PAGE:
U.S. and China tout 'common understanding', downplay differences
Published Wednesday, November 12, 2014 7:15AM EST
U.S. President Barack Obama, left, toasts with Chinese President Xi Jinping in the Great Hall of the People in Beijing, Nov. 12, 2014. (AP / Greg Baker)
BEIJING -- President Barack Obama and Chinese President Xi Jinping sought to play down points of tension between their two nations Wednesday, unveiling a flurry of agreements on climate change, military co-operation and trade, while casting their own burgeoning relationship as candid and productive.
Yet areas of discord between the world's largest economies still bubbled to the surface. Obama pressed Xi on human rights and the pro-democracy protests in Hong Kong, while Xi repeatedly reminded his American guest that his nation wants to be seen as an equal to the United States.
"I believe that President Xi and I have a common understanding on how the relationship between our two countries should move forward," Obama said as he closed a three-day trip to China. "Where we have disagreements, we will be candid about our intentions, and we will work to narrow those differences where possible."
The two leaders addressed reporters in a rare joint news conference for the Chinese leader, whose government keeps tight control on media in the country. Xi first appeared to ignore a question posed to him from an American reporter who asked about restrictions placed on U.S. news organizations operating in the country, then later suggested it was unfavourable coverage that had led to the crackdowns.
Obama has made significant personal investments in his relationship with Xi, including a two-day summit at a California estate last year. U.S. officials have seen Xi as a potentially new kind of Chinese leader, with closer ties to the U.S. than other Chinese officials -- he spent time in Iowa as an exchange student -- and an ease with public appearances that eluded his predecessor, Hu Jintao.
Yet Xi has consolidated power since taking office, deepened China's provocative maritime disputes with its neighbours and stands accused of continuing cyberattacks against the United States. U.S. officials have new concerns over the potential for a crackdown on pro-democracy protesters in Hong Kong and are warily watching Beijing strengthen ties with Moscow as the West distances itself from Russia.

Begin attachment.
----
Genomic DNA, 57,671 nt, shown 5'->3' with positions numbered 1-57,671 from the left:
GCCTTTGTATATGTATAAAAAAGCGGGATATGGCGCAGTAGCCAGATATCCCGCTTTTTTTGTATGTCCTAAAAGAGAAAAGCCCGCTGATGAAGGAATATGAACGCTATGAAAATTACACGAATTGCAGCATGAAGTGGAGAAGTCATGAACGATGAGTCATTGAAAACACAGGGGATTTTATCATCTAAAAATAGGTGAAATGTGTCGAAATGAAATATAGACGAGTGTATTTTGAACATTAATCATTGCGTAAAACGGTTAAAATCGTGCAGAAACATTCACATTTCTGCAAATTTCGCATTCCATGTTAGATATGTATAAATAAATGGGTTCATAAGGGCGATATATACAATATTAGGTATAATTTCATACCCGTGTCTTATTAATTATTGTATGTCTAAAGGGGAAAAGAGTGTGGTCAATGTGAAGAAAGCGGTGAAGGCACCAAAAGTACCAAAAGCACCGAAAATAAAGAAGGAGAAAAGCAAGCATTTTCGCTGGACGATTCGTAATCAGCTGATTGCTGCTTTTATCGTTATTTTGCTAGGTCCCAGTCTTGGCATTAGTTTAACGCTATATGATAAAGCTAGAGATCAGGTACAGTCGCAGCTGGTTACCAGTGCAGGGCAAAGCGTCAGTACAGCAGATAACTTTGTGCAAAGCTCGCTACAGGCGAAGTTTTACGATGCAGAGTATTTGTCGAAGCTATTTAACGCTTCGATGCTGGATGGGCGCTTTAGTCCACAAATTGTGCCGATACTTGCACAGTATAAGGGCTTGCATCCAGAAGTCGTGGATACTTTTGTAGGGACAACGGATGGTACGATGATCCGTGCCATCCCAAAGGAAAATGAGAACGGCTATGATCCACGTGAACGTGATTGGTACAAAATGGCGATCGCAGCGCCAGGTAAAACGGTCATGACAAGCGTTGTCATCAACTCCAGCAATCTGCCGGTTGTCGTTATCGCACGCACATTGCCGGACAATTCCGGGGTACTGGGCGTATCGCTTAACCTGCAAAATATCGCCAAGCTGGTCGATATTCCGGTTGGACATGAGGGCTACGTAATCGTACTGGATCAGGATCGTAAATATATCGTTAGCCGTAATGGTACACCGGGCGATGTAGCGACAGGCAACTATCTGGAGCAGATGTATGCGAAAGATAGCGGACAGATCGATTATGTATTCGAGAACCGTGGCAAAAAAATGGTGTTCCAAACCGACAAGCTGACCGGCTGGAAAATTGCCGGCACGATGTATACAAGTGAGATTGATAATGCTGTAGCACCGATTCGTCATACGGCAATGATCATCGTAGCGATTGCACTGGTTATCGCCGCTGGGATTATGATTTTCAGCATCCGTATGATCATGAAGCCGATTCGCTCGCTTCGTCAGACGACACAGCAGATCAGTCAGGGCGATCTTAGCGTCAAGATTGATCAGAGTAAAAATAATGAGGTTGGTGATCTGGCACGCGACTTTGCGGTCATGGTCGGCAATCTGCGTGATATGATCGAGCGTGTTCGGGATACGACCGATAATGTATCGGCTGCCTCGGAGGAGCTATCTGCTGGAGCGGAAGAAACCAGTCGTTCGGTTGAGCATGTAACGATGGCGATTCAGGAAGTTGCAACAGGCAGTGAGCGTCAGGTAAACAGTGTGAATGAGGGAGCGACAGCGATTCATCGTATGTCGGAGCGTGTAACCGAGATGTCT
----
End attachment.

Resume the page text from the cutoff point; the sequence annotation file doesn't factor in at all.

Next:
For its part, Beijing remains skeptical of Obama's intentions in Asia, seeing his efforts to bolster U.S. economic ties in the region as a way of countering China's rise. Speaking through a translator, Xi said "the Pacific Ocean is broad enough" to accommodate the prowess of both the U.S. and China.
Obama's domestic political weakness, particularly following the Democrats' defeats in last week's midterm elections, has also sparked questions in China about whether the U.S. president can deliver on potential international agreements. In the days leading up to Obama's visit, a newspaper with ties to the Chinese government said the American public had "downgraded" Obama and grown tired of his "banality."
The U.S. president dismissed such criticism in China, saying, "I am always working on the assumption that the press gives me a hard time wherever I go, whether in the United States or China."
Obama and Xi did announce a series of agreements through their two days of talks, including a significant joint announcement on greenhouse gases that was the result of months of secret discussions between U.S. and Chinese officials.
As part of the new agreement, Obama announced that the U.S. would move much faster in cutting pollution, with a goal to reduce emissions by 26 per cent to 28 per cent by 2025, compared with 2005 levels. Xi, whose country's emissions are still growing as it builds new coal plants, didn't commit to cut emissions by a specific amount. Rather, he set a target for China's emissions to peak by 2030, or earlier if possible.
Obama and Xi also announced plans to have their militaries give each other more guidance about their activities in the Pacific. There was also an agreement to move forward on trade talks to reduce tariffs on high-tech goods, as well as a deal to extend the lengths of visas granted to U.S. and Chinese citizens.
Human rights has long been an area where the U.S. and China have been at odds. Obama said he broached the topic in his conversations with Xi, saying universal freedoms are essential "whether it is in New York or Paris of Hong Kong."
Chinese officials have suggested the U.S. has played a role in directing pro-democracy protests in Hong Kong, a special administrative region of China. Obama denied those charges Wednesday, saying he had been "unequivocal" in reassuring Xi that the U.S. "had no involvement in fostering the protests that took place there."
In another nod to China's sovereignty, Obama reaffirmed his support for a "one China" policy that regards Taiwan as part of China.
Xi also waded into the issue of human rights, saying his country has made "enormous progress" on the matter.
"That is a fact that is recognized by all people in the world," he said.
Associated Press writers Josh Lederman and Christopher Bodeen contributed to this report.